Dwikonasana Image Credit: ATIQ-UR-REHMAN/Gulf News

Observe a child. He breathes into the abdomen. As one grows older, one begins to breathe only to the chest. Just as eating and sleeping patterns affect the health and longevity of an individual, breathing patterns too have a huge impact. Pranayama is the bridge between the body and mind, the external and internal journey of yoga. It is a preparation for meditation.

One of the yoga sutras describes the fourth rung of yoga, pranayama, as follows:

Tasmin sati shvasa prashvayoh gati vichchhedah pranayamah

Tasmin: upon that; sati: being accomplished; shvasa: inhalation; prashvayoh: exhalation; gati: of the uncontrolled movements; vichchhedah: slowing or braking of the force behind; pranayamah: expansion of prana or regulation of breath

This implies the slowing or regulating of the force behind (prana) and of unregulated movement of inhalation and exhalation which is called regulation of breath or pranayama.

The moment one inculcates awareness into the breath, it begins to slow down. When one is unaware of the breath, stressed, angry or physically unfit the breath rate is faster because the breathing is shallow. Yogic techniques slow down the breathing pattern. Pranayama is the speed breaker of life. The slower one’s breath rate, the longer one can live.

Three parts of pranayama

- Poorak or inhalation

- Kumbhak or retention –there are two types, namely, antar kumbhak or internal breath retention and bahir kumbhak or external breath retention

- Rechak or exhalation

How to practise pranayama

A prerequisite to pranayama is the ability to sit still in one of the meditative postures. Though siddhasana (accomplished pose) is ideal, it is not recommended for everyone as it inhibits the reproductive system over a period of time. Opt for either padmasana (lotus pose) or vajrasana (diamond pose). If one is unable due to lack of fitness or joint problems, sit in sukhasana (easy pose).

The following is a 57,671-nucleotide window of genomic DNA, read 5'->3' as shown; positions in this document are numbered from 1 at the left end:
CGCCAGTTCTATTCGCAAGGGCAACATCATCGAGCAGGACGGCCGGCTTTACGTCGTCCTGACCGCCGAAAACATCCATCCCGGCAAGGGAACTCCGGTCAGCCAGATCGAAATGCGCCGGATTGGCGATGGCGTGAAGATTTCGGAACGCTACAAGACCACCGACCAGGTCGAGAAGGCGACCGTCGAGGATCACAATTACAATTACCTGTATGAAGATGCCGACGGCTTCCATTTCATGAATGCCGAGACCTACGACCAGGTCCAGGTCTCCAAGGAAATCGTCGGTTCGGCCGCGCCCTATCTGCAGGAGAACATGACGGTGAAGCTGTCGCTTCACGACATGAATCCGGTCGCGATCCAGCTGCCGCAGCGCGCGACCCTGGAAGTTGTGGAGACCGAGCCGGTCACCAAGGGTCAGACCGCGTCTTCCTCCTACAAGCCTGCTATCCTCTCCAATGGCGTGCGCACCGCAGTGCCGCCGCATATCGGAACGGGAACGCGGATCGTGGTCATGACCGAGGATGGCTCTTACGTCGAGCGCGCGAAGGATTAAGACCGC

Keep the eyes closed; relax the facial muscles and the jaw. Keep a gentle smile which helps to stay in the present. This will keep the mind from wandering. Breathe through the nose and not the mouth unless instructed otherwise.

Complete awareness of inhalation, retention and exhalation is absolutely essential. Awareness is essentially what makes the difference at not only the physical but also the mental, emotional and energy levels.

The pranayama techniques have a fixed ratio of inhalation, retention and exhalation. The ideal ratio of pranayama is 1:4:2. For example, if inhalation is for five counts, retention should be for 20 counts and exhalation for 10 counts. But a beginner should start with 1:2:2. Inhale for three or five counts, hold for six or 10 counts and exhale for six or 10 counts. Do not jump the ratio. Build over a period of time else the lungs will not be able to cope up.

Breath retention requires practise. Emphasis is on inhalation and exhalation at the beginning, in order to strengthen the lungs and balance the nervous system in preparation for the practice of kumbhak. This should not be forced.

The techniques to be practised also depend on the weather conditions and time as they affect the temperature levels in the body. Specific instructions need to be followed.

Practice of the week




Ardha Matsyendrasana

Keep in mind

When you’re stressed or anxious, inhale deeply through the nose and exhale completely through the mouth, 10-20 times. This will help you relax almost instantly. Listed are postures to improve lung capacity.

Next week: Understanding pranayama - 2

— This is an interactive series, in which we bring you practical tips on daily living, inspired by the vision of yoga. Write in to tabloid@gulfnews.com with your questions and doubts regarding enhancing your lifestyle through yoga. For more information, call 800-YOGA (9642) or log on to artisticyoga.com